In abstraction we seek, in one way or another, to think of what various things have in common apart from the “specifics” that distinguish them from each other. The more we abstract the less specifics we have and although we gain a more general comprehension of things in general we also lose the details. To have the abstract idea of “being” is to know something about everything and also to know nothing in particular about anything. But, that being said, the idea of “being” is distinct from all beings and thus is a particular in and of itself. And trying to avoid abstraction at all is impossible because even to contemplate a particular rock, as opposed to the abstract concept of rocks, is to abstract that rock from the molecules that make up that rock and to abstract molecules from the atoms that compose them and so on and so forth. So everything we speak of is both particular in some sense and abstract and in some sense.
When we speak of God in any sense we are dealing with an entirely unique (particular) being. Some would argue that to abstract an idea from the world and then use it to describe God would be illegitimate because of God’s uniqueness from the world around us. This argument isn’t without it’s weight because God is transcendent from His creation and it does seem rather out of place to apply ideas that are abstracted from a temporal finite world to an infinite being that stands outside of time. However, the claim ignores God’s immanence (closeness) to creation and even our thought process of abstraction.
We know from scripture that God does all things for His own glory – anything else would be idolatry on God’s behalf. So when we look at the world around us we are looking at a world that has been created to teach us about God (because God created it for His glory – to display His greatness in various ways) and so abstracting concepts from the world is abstracting concepts from things which are made with the end goal of displaying truth about God. It would be false to think of the world as utterly separate from God (as though God is only transcendent and not immanent) and therefore abstractions from the world as having no place in being applied to God. God’s immanence in our thought process also means that as we abstract from the world (which is already teaching us about God) we are led along by God to abstract in ways that are to His glory – our process of abstraction and that from which we abstract work hand in hand to give us abstract concepts that can be accurately applied to God.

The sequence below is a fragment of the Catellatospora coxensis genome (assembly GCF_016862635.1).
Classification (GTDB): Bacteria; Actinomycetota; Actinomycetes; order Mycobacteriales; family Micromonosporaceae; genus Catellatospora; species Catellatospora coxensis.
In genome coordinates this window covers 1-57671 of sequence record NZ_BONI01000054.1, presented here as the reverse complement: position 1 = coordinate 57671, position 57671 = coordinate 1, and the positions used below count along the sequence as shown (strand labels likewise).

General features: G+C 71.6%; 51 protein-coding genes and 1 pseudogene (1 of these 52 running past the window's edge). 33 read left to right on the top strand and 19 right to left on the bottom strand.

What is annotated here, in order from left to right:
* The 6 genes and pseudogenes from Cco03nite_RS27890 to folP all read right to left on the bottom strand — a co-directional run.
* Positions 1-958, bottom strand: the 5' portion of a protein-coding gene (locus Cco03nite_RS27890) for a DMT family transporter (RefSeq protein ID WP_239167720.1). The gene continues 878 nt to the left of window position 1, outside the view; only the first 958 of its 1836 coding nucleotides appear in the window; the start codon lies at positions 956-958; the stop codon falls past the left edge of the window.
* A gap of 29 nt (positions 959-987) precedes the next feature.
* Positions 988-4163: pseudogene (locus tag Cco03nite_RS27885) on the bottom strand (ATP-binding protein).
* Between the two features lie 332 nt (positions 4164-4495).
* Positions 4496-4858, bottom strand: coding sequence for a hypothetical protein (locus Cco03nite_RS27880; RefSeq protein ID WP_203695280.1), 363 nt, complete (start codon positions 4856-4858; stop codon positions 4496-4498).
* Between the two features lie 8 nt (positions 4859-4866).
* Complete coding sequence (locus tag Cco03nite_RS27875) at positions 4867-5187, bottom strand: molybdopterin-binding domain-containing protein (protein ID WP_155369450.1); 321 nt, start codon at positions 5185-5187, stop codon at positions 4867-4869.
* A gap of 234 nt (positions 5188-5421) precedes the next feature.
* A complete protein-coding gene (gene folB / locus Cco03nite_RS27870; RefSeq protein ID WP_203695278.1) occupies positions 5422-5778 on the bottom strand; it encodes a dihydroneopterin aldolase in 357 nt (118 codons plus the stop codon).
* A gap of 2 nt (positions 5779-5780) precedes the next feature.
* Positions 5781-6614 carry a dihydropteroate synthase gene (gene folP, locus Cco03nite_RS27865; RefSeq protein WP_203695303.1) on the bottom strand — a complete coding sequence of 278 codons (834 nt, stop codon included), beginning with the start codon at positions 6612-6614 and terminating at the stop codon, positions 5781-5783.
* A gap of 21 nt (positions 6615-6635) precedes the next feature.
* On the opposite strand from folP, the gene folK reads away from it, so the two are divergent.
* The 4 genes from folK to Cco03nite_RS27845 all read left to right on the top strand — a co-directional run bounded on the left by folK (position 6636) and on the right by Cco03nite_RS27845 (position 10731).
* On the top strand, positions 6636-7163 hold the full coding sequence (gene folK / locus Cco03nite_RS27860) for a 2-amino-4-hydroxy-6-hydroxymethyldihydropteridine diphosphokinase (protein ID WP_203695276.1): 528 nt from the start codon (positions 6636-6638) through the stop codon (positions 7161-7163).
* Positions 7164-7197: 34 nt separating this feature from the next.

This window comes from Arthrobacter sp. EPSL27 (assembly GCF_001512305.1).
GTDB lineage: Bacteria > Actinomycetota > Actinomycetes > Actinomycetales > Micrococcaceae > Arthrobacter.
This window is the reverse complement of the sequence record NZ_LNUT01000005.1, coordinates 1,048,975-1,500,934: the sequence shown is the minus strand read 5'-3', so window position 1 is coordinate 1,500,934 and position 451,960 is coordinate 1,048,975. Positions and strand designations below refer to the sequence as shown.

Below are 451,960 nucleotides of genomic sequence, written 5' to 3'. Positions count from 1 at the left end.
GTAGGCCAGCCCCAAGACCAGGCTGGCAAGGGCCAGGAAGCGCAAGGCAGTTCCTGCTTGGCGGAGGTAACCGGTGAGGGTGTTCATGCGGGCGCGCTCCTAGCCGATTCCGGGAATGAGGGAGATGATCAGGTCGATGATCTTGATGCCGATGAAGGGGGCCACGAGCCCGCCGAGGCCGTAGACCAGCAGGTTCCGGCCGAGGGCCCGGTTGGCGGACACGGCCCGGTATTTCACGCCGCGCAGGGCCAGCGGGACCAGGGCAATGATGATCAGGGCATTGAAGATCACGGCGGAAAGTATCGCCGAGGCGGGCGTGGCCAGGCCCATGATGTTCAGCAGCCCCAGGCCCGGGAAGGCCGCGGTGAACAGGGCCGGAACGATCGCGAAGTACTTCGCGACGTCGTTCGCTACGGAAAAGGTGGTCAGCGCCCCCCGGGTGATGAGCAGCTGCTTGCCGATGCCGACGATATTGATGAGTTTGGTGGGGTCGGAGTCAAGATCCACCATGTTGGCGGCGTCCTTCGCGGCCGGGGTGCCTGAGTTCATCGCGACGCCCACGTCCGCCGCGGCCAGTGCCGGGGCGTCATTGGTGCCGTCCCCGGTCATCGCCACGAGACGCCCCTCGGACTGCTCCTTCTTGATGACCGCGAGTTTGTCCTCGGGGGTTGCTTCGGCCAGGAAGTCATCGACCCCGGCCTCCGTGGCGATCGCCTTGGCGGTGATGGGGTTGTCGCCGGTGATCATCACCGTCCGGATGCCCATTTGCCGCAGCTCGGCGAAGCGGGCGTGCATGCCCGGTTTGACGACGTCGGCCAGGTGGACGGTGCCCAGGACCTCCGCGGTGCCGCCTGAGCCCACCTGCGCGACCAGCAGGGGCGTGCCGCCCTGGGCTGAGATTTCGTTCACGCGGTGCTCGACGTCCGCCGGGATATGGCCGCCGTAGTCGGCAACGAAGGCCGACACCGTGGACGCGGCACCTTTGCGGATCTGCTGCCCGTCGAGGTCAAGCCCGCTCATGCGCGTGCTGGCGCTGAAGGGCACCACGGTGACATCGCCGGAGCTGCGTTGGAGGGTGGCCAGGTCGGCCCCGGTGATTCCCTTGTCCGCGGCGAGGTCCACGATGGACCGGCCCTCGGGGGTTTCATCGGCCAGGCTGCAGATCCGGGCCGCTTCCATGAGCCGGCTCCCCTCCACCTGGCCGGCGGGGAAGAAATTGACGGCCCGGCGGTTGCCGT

Now, although we can have confidence in our abstractions and their applications to our comprehension of the being of God, we must not forget God’s transcendence. God is infinite and greater than the things He has made in this world, so while our abstractions are accurate in their finitude they are yet limited and do not tell the entirety of the truth of God’s being. However, this does not make them false. No abstract concept gives the entirety of truth about any particular thing anyways because even to talk of a particular atom is to abstract that concept from the sub-atomic particles that make up the atom. Even in our finite world our abstractions are insufficient to explain any one particular thing in it’s entirety. We Christians walk in faith and part of that faith includes that God will guide us as we abstract from the world and seek to apply those abstractions to God through scripture (as scripture depends on us having abstracted concepts from the world – “fruit” is not explained in the Bible but it is assumed that we’ve abstracted the concept of fruit from our daily lives).
So, because God’s Modus Operandi is to bring glory to His name, and because He is both transcendent and immanent, we can know true things about God as we apply abstract concepts from this world to Him. Therefore we should not be disturbed by those who would claim that we can know nothing true about God because all of our concepts are borrowed from a world that is entirely separate from Him.